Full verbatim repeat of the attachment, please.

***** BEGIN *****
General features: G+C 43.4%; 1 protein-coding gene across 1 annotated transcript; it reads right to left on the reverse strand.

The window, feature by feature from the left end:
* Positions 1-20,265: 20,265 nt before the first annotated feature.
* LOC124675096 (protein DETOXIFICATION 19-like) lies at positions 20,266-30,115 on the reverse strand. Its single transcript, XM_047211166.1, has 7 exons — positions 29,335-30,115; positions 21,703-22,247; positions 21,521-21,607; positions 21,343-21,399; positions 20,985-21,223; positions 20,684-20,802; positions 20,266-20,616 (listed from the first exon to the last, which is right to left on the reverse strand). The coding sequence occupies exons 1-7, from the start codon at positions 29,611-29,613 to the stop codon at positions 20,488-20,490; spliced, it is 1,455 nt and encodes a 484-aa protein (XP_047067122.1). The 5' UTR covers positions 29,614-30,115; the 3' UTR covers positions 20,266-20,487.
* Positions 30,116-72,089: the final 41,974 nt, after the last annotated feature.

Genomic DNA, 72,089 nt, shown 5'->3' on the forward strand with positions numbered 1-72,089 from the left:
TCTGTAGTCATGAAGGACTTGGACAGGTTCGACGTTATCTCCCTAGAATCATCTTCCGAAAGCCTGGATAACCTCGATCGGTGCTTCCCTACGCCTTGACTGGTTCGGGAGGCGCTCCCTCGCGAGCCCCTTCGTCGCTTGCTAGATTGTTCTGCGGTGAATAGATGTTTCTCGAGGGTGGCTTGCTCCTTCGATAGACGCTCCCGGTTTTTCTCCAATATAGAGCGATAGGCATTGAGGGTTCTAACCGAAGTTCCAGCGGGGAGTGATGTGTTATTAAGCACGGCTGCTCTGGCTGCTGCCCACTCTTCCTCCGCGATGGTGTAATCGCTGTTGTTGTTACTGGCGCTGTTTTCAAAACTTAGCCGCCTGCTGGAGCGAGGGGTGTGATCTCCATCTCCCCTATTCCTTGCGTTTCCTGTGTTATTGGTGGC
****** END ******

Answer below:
General features: G+C 43.4%; 1 protein-coding gene across 1 annotated transcript; it reads right to left on the reverse strand.

The window, feature by feature from the left end:
* Positions 1-20,265: 20,265 nt before the first annotated feature.
* LOC124675096 (protein DETOXIFICATION 19-like) lies at positions 20,266-30,115 on the reverse strand. Its single transcript, XM_047211166.1, has 7 exons — positions 29,335-30,115; positions 21,703-22,247; positions 21,521-21,607; positions 21,343-21,399; positions 20,985-21,223; positions 20,684-20,802; positions 20,266-20,616 (listed from the first exon to the last, which is right to left on the reverse strand). The coding sequence occupies exons 1-7, from the start codon at positions 29,611-29,613 to the stop codon at positions 20,488-20,490; spliced, it is 1,455 nt and encodes a 484-aa protein (XP_047067122.1). The 5' UTR covers positions 29,614-30,115; the 3' UTR covers positions 20,266-20,487.
* Positions 30,116-72,089: the final 41,974 nt, after the last annotated feature.

Genomic DNA, 72,089 nt, shown 5'->3' on the forward strand with positions numbered 1-72,089 from the left:
TCTGTAGTCATGAAGGACTTGGACAGGTTCGACGTTATCTCCCTAGAATCATCTTCCGAAAGCCTGGATAACCTCGATCGGTGCTTCCCTACGCCTTGACTGGTTCGGGAGGCGCTCCCTCGCGAGCCCCTTCGTCGCTTGCTAGATTGTTCTGCGGTGAATAGATGTTTCTCGAGGGTGGCTTGCTCCTTCGATAGACGCTCCCGGTTTTTCTCCAATATAGAGCGATAGGCATTGAGGGTTCTAACCGAAGTTCCAGCGGGGAGTGATGTGTTATTAAGCACGGCTGCTCTGGCTGCTGCCCACTCTTCCTCCGCGATGGTGTAATCGCTGTTGTTGTTACTGGCGCTGTTTTCAAAACTTAGCCGCCTGCTGGAGCGAGGGGTGTGATCTCCATCTCCCCTATTCCTTGCGTTTCCTGTGTTATTGGTGGC